Reflections of an Executive, Tom Lysaught

Report Card Questions: Reflections of an Executive

This is an excerpt from the President’s address to the GTE Directories Corporation (GTEDC) Senior Management Conference in 1985.  GTE became part of Verizon and its telephone directories division was later spun off.

This address is a timeless classic that has never lost its relevance or power for those in leadership roles.  Tom Lysaught, the President at that time, died in January 2012.  I had the privilege of working with him, and he left an indelible mark on the organization, including guiding it to win the Malcolm Baldrige National Quality Award, and on those who knew him.  He was a person who walked the talk, as reflected in several comments on the GTEDC Facebook page – sampled below.

He was a great leader and visionary for the company.  He came to us at a perfect time to do great works.  He was the nicest, friendliest GTEDC President.  He was so genuine and down to earth – never met anyone who didn’t say the same.  Great guy and great GTEDC leader!  A good president and a darned good sport!  Very few leaders have the abilities he had.  He will be missed.


The Questions

  1. Did I accomplish what I set out to accomplish a year ago?
    Did I meet the goals that I set for myself and my organization?
  1. Did I give my people sufficient latitude to get the job done without unduly looking over their shoulders?
    At the same time, did I stay close enough to help if they got off course?
  1. Did I constantly look for ways to stay lean and mean by reducing unnecessary staff, by eliminating bureaucracy, by keeping operating units at manageable size?
    Did I follow the philosophy that “small is beautiful”?
  1. Did we stay close to our customers this year?
    Did we listen to what they had to say?
    And did we learn from it?
    Did we ask our customers what they would like or what they needed that we were not currently providing?
  1. Did I continue to develop during the year as an individual and as a manager?
    Did I improve my education, my experience, my effectiveness?
    Did I encourage my employees to do the same?
    Did I help them grow?
  1. Have I done a good job of communicating with the people who work for me?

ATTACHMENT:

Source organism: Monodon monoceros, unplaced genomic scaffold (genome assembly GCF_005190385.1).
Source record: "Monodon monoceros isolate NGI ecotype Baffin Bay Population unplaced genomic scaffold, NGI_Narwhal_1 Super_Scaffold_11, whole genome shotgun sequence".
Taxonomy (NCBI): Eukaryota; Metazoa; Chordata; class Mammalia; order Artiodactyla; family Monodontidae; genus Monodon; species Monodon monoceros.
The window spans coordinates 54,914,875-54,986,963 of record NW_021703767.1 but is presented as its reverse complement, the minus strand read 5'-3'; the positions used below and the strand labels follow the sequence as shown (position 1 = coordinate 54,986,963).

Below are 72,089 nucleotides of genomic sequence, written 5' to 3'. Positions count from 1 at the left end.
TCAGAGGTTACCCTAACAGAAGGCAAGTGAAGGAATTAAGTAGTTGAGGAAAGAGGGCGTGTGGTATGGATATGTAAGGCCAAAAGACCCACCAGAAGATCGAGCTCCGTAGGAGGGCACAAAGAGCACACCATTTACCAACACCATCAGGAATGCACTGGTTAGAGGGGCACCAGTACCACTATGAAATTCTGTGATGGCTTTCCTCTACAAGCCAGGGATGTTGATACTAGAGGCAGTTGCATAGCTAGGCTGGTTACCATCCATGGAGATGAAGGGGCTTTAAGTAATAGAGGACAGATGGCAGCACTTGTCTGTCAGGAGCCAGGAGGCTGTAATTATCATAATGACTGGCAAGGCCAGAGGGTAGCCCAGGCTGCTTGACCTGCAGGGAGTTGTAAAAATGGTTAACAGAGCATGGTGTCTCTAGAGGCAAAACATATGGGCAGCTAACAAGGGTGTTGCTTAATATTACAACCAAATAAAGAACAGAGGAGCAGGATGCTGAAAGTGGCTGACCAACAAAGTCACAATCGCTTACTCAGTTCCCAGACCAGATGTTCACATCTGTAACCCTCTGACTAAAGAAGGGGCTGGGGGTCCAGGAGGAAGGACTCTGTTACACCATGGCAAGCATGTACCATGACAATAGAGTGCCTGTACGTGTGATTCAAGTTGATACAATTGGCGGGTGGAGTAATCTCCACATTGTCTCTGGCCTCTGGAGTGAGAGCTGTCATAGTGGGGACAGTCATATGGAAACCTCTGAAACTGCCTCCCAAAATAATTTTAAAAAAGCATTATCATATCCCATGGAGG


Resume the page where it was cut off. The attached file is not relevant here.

Is that communication frequent, informal, and open?
    Have I told my people often enough that they’ve done a good job and given them the proper recognition and praise?
    Have I properly counseled with the ones who haven’t done a good job so that they can continue to grow and improve?
    Did I give them the appropriate amount of feedback on job performance, or did I follow the “leave ‘em alone, then zap ‘em” technique?
  1. Have I clearly communicated the strategies and goals of the corporation to those who work for me, and did I share with them what I have been told about where the Company is going and what it is trying to achieve?
  1. Do I involve my people in the decisions that affect their lives and their jobs?
    Are my decisions clear-cut and timely?
    Have I set clear and concise priorities?
  1. Have I created an environment which is supportive of creativity and innovative thinking?
    Am I truly open and receptive to new ideas? Do I encourage possibility thinking? Because, as you recall, what we expect is probably very close to what we get.
    Did I foster a practical and intelligent level of risk taking in order to promote innovation and creativity?
    Did I encourage my people to try new ideas without fear of reprisal if the ideas didn’t quite work out?
  1. Am I a good role model for the people who work for me?
    Do I regularly demonstrate the “leadership imperative” values – creativity, vision, perseverance, courage, and a commitment to excellence, or do I do just enough to get the job done?
    And do I promote an atmosphere of trust and then personally demonstrate that that trust is warranted?
  1. Did I engage in intelligent and thoughtful planning?
    And did I implement my plans in an action-oriented way?
  1. Am I a visible manager – open and accessible? Or, am I “out on the track”?
    Finally, did I treat the people that work for me with the dignity and respect that they deserve?
    Did I listen to them and actually hear what they said?

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